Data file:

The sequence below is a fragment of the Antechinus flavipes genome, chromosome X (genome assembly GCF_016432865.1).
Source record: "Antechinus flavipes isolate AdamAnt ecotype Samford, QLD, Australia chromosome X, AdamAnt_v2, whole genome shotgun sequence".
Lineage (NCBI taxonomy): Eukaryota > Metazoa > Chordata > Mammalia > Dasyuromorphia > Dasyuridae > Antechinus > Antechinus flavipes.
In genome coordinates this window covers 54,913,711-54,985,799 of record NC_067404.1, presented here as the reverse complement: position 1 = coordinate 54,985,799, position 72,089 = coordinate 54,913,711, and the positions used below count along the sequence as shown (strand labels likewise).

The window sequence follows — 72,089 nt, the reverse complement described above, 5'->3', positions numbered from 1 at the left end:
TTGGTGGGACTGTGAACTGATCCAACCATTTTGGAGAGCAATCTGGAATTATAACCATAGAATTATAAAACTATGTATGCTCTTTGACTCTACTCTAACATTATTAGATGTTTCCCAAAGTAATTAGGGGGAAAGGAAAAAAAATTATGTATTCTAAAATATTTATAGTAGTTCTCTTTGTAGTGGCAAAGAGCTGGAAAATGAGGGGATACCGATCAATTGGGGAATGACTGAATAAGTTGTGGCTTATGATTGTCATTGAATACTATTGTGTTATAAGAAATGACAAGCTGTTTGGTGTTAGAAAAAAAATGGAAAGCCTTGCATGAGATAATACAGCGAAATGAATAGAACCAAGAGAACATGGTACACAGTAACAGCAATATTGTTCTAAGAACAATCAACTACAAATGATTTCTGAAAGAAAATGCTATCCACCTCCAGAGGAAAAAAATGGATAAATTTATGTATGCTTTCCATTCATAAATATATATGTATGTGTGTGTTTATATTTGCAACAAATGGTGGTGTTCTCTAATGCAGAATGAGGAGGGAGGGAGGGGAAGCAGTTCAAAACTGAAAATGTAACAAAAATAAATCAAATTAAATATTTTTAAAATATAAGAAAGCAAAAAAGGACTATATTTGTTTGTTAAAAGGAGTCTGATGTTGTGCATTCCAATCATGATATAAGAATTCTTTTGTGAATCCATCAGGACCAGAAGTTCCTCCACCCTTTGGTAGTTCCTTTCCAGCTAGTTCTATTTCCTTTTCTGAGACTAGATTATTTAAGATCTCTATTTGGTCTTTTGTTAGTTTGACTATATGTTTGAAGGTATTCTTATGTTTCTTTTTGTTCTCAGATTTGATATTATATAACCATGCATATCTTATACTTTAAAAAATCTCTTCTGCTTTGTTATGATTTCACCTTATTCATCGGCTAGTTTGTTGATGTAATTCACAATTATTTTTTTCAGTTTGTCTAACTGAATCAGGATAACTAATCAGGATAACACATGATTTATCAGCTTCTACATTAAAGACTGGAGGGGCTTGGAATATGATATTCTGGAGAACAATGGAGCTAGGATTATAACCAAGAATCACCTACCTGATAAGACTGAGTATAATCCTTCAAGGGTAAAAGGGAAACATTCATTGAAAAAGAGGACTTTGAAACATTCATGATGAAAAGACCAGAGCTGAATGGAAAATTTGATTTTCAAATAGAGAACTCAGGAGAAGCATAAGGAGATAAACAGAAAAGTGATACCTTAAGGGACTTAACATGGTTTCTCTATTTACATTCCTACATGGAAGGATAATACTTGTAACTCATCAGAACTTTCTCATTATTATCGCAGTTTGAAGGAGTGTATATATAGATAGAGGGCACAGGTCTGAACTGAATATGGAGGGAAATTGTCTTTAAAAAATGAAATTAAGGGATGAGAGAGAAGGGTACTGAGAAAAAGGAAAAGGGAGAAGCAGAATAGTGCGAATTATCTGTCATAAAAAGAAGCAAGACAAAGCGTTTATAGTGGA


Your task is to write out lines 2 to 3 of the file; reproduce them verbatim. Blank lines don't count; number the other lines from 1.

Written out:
Source record: "Antechinus flavipes isolate AdamAnt ecotype Samford, QLD, Australia chromosome X, AdamAnt_v2, whole genome shotgun sequence".
Lineage (NCBI taxonomy): Eukaryota > Metazoa > Chordata > Mammalia > Dasyuromorphia > Dasyuridae > Antechinus > Antechinus flavipes.